The days of using special equipment to measure heart rate could be over, as researchers have found a way to use everyday earphones instead.
Researchers at Google are using “off-the-shelf” active noise-cancelling earphones to measure heart rates, simply by using ingenuity and updated software.
In a new research blog, spotted by 9to5 Google, the scientists explain that something called photoplethysmography (PTG) uses light pulses to measure blood activity, but has limitations. Instead, the scientists are trying a different approach called audioplethsymography (APG), which uses ultrasound to measure the heart rate.
Put simply, it works by bouncing low-intensity ultrasound waves off the ear canal and using a tiny microphone to detect how the skin surface moves as blood pumps through. For some people, it is quite common to feel your heartbeat in your ears, and this technology builds off of that.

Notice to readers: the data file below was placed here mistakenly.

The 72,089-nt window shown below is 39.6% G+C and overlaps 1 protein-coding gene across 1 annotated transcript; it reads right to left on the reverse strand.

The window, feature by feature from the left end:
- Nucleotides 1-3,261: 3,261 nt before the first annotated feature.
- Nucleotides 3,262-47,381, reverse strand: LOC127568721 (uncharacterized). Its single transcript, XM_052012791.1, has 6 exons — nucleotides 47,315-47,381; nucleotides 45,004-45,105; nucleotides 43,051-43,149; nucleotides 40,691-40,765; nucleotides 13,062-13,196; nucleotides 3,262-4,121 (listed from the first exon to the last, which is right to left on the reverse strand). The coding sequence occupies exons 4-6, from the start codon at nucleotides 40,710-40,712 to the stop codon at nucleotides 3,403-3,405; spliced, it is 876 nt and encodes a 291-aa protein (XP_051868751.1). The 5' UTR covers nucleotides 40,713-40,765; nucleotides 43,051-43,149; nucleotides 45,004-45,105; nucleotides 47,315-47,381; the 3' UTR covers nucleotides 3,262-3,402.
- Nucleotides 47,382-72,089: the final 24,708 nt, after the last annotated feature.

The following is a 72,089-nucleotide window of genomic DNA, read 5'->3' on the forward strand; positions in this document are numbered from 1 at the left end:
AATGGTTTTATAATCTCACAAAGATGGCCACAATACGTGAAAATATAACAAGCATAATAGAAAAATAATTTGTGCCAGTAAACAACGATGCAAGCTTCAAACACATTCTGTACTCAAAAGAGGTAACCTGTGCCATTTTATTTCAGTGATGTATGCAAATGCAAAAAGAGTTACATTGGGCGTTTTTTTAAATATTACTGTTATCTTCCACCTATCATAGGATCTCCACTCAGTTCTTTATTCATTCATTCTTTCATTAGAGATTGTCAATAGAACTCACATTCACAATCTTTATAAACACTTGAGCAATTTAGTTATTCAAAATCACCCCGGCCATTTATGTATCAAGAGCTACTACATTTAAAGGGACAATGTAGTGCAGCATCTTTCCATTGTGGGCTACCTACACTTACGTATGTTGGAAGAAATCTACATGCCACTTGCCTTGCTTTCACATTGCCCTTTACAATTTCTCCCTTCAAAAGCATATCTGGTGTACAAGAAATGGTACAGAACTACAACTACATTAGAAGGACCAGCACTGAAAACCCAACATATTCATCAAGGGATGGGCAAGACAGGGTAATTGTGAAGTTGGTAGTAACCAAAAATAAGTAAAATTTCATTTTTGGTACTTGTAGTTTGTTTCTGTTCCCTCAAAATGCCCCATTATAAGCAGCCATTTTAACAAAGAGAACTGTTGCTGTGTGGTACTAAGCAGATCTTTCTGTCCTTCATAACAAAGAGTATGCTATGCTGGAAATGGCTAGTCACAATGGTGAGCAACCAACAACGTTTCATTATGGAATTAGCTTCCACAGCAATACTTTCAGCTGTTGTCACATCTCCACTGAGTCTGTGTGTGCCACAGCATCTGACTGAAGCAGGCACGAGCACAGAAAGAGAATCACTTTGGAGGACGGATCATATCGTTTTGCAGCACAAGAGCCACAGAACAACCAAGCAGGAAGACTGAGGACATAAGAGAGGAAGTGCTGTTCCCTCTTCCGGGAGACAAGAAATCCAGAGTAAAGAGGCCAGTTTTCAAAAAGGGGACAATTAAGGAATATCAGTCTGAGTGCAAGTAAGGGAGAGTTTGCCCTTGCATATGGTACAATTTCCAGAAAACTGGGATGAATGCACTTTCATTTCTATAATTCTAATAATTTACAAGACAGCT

According to the blog, the technique was “resilient” regardless of ear canal size or skin tone. This seems quite ground-breaking as dark skin tones and even dark tattoos can often cause issues with heart rate accuracy with smartwatches.
“APG enables [active noise-cancelling earbuds] to monitor a user’s physiological signals, such as heart rate and heart rate variability, without adding extra sensors or compromising battery life,” the blog explains.
The exact earbud used in this experiment is unknown, but from what the researchers describe, it can be used in any off the shelf earphone with active noise-cancelling technology.
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